In 2015 the annual Great British Beach Clean saw volunteers picking over three thousand pieces of litter per kilometre of beach, an incredible 34% increase compared to the previous year.
This is not an isolated case - according to The Marine Conservation Society there is thought to have been a 43% increase in the number of plastic bottles and a 29% rise in the number of metal drinks cans found on beaches. A truly shocking statistic.
It is clear that the key problem is encouraging consumers to recycle their used bottles and cans once they have consumed their contents. In the past a consumer In the UK could return a bottle or can to a retailer and receive a small refund. This type of incentive no longer exists in the UK, but in many other countries this practice is still alive and well.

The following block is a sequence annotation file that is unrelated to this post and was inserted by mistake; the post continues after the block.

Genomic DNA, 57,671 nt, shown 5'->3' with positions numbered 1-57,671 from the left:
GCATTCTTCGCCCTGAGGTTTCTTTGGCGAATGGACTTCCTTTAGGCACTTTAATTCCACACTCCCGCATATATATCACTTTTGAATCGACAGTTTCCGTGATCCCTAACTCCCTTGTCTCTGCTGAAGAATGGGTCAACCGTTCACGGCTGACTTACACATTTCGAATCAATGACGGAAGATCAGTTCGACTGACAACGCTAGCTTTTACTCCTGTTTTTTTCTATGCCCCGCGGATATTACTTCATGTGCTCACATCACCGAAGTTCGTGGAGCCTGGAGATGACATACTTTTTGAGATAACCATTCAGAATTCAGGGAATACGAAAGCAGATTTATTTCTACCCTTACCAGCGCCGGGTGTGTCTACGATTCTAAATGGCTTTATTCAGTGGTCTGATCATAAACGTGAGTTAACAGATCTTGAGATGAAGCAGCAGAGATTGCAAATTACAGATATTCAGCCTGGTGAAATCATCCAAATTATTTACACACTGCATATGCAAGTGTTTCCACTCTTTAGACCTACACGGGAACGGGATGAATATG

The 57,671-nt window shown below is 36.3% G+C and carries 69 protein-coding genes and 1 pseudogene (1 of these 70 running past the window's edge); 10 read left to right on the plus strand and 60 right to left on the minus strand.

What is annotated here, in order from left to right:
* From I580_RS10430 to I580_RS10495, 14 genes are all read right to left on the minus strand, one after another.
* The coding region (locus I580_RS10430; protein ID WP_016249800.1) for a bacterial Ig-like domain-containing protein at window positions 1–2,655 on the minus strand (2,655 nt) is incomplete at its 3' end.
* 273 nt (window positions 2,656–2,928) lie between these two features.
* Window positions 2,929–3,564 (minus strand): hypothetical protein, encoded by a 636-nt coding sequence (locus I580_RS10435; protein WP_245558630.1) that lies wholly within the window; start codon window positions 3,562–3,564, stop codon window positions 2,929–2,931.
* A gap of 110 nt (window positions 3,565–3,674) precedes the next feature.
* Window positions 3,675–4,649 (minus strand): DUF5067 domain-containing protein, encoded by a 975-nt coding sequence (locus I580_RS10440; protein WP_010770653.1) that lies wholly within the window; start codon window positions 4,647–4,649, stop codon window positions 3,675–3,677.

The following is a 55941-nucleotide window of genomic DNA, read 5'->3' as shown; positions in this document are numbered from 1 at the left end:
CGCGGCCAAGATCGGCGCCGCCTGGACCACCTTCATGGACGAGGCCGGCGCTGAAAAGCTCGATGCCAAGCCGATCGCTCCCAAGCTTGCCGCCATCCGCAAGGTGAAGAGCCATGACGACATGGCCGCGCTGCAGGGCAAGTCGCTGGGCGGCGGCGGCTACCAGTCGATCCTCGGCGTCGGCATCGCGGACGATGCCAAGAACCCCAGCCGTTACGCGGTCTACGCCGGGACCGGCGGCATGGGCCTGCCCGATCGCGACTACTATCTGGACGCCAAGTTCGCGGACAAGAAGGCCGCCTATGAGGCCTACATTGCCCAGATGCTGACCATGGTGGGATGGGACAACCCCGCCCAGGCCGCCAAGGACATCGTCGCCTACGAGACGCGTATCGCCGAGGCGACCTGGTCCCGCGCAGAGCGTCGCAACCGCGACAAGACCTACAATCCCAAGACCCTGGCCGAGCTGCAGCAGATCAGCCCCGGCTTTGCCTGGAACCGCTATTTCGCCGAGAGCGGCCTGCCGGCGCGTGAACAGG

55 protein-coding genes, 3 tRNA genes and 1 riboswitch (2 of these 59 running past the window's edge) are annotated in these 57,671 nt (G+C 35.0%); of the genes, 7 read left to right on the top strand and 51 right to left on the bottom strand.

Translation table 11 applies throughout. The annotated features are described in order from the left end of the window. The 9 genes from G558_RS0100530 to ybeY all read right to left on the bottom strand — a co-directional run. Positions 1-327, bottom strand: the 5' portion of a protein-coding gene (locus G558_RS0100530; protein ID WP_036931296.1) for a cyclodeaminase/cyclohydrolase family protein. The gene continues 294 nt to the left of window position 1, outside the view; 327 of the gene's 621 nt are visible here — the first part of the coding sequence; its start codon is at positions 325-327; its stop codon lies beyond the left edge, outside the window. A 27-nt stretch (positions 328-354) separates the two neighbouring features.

For example some states in America have laws called “bottle bills” which are credited with causing a significant increase in recycling rates. Indeed a recent study noted that if a deposit were placed on all beverage containers in the USA, an impressive 75% recycling rate could be achieved for the whole country.
Perhaps a deposit scheme in the UK would aid us in not just achieving, but exceeding the rigorous EU recycling targets. Increasing the amount of plastic bottles and metal cans that are recycled would obviously reduce the amount ending up on our beaches too, an outcome that would hugely benefit the marine environment.
Only 3% of UK batteries were recycled in 2009